Luke Zuiker works at Marine Credit Union (MCU) as a consumer loan officer for the central lending division. He started at MCU over three years ago on May 6, 2019. He explained that for the first nine months, he went to work at the office every day, but since March of 2020, when the pandemic hit, he was told to go home and now continues to work remotely. Even though they had offices when he first started, he shared that 85 percent of his work was by phone or through email. Now he works from his apartment in the La Crosse area and only visits the office on occasion when he has to mail something or send checks out. So … kind of a hybrid situation.
After completing high school in his hometown of Marshfield, Wisconsin, Luke attended college at the University of Wisconsin – Stevens Point and earned education degrees in English and health. He explained that he student-taught in Holmen and although he still had an interest in teaching and coaching, he decided to explore other options after he graduated. He explained that he found work at MCU to be a “good opportunity” and he has been doing it since then.
“Ever since high school, I wanted to go into education,” Luke explained. His father taught for around 28 years as an English teacher. One brother taught English for six years before becoming a principal. His other brother, who eventually went into law, majored in English in college as well. “It’s kind of the family biz,” he said with a smile. “I was really into sports and wanted to coach. I enjoyed the experience,” he said of his teaching, but added, “I was new to the world and had an itch to see what else was out there. I just wanted to see what it was like in the private sector.”
Luke’s dad even taught him English when Luke was a sophomore in high school. “Dad was a really good teacher. He was my basketball coach too for two years. I learned a lot in his class.”
Did it ever seem odd to Luke … being taught by his dad? “The first day he acted really serious and ticked off. It was funny to see,” he said. “I was 16 years old. There were days I wouldn’t say anything in his class when I was ticked off at him,” he laughed.
“Teaching was hard. You have to find a way to creatively keep them interested. I always had a passion for helping kids,” Luke said. “It drew me to MCU too. I get to help people and serve the underserved.”
Luke explained that he was brought up in a financially conservative family, so it was interesting to him learning about the banking and service world. He called his training at MCU, “loan officer boot camp. Holy cow. I felt like I was an imposter. It was all foreign to me. Consolidations. Putting deals together. Being 23, I was like a newborn deer.” He said it was tough to wrap his head around, and it was a little intimidating at first … but eventually he caught on.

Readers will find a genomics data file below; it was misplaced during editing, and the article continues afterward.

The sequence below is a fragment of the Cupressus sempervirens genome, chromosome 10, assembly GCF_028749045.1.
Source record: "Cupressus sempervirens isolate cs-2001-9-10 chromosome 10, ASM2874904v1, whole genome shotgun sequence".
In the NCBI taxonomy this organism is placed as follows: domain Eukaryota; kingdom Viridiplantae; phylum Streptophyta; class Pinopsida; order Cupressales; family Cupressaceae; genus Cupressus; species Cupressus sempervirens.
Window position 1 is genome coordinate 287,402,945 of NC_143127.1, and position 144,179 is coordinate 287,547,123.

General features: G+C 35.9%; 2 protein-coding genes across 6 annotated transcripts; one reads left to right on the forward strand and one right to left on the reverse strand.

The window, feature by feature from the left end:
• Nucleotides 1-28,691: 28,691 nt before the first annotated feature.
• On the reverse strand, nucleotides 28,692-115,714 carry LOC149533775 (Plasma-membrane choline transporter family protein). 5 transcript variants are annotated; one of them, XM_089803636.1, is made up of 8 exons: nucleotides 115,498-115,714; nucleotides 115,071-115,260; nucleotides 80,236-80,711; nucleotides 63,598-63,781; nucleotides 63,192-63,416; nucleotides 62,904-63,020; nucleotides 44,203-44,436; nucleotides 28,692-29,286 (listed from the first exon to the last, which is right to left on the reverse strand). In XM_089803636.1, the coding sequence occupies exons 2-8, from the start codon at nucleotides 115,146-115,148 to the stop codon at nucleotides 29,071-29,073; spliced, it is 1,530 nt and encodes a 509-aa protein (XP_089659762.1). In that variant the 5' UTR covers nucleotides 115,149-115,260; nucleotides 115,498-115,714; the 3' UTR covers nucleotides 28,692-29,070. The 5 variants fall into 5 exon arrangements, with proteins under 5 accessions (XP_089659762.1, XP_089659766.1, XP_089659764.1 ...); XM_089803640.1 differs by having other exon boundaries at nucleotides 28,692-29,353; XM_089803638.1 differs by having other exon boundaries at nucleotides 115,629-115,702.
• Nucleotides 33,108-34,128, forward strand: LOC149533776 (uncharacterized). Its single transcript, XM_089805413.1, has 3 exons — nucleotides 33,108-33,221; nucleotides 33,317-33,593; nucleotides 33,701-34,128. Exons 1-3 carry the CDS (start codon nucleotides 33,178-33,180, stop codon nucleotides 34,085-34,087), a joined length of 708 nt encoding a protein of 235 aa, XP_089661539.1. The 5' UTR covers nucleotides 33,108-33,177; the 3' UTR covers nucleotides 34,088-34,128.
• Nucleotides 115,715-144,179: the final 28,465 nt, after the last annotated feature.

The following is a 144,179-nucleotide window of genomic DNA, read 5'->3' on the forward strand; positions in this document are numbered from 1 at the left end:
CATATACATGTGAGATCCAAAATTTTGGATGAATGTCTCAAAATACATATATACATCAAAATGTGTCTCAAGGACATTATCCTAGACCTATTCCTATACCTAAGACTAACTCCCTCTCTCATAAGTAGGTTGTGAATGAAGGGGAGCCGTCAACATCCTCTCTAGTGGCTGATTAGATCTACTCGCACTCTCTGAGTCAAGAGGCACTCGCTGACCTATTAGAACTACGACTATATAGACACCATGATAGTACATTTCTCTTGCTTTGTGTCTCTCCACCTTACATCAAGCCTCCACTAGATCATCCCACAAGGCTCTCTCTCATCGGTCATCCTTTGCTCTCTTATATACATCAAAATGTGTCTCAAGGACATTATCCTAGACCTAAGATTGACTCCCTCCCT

“There are days when I am maxed to capacity,” he shared but also said “It’s cool. The coolest part is that I can help people realize something that they didn’t realize before. The coolest part is telling people what they didn’t even know and help them to love starting their financial journey.”
“I can get you from here to there,” he explained. And Luke said it’s a lot about making better choices. “You can give someone all the resources in the world, but they still have to make the choices.” Being a CUNA certified financial counselor, Luke is able to help educate members on the choices they have.
Luke said he enjoys much of his work but does wish at times he could sit face to face with members. “I wish I could sit down with the person and do budgets with people.”
Even though he realizes he is in a “production business,” Luke said programs through the MCU Foundation, such as Finding Home, makes MCU a “more caring organization. I’ve always felt good about loans I’ve written here,” he added. He even said that 30 to 35 percent of his work is education. That, in itself, says a lot about MCU.
Luke is also certified through the Consumer Financial Protection Bureau. He explained it was a four-hour certification centered on personal financial difficulties, thought patterns and ways to better understand and help people. “I learned a lot and can relay that information to members and give them numbers to call.”
Outside of work, Luke shared he has a passion for golf after having great-grandparents who owned and operated a golf course in Tomahawk, WI while he was growing up. Luke also referees for youth basketball and tournaments and enjoys spending time with his nieces. “They are pretty excited when the uncles come to visit,” he said with a big smile.
Luke also volunteers with other MCU employees and shared he will be helping a family who are now homeowners after participating in the Finding Home program. They will be helping the family move into their new home in a few weeks.
Where does Luke get his passionate heart from? From his dad but also from his mom. “My mom was a homemaker for over 20 years and was overlooked. She came from a family of six girls and one boy, and she had three boys of her own. She went back to work as a teaching assistant when I was 13 years old and after worked as a high school special education assistant. She is a selfless and giving woman – an incredible person. She loves to make sure other people are taken care of. You’re making me tear up,” he said and went quiet.
Luke’s uncle once told him he was proud of him for being the good kid on the playground. “My uncle was like that too,” he shared.
Luke said he was proud of his school growing up and the students there. “We had a good class. A good group of kids. We didn’t have a lot of division. Everyone got along pretty well with everyone. That takes real leadership. Sometimes we perceive there is division more than there really is. If we just take the time to understand people … that wouldn’t be the case.”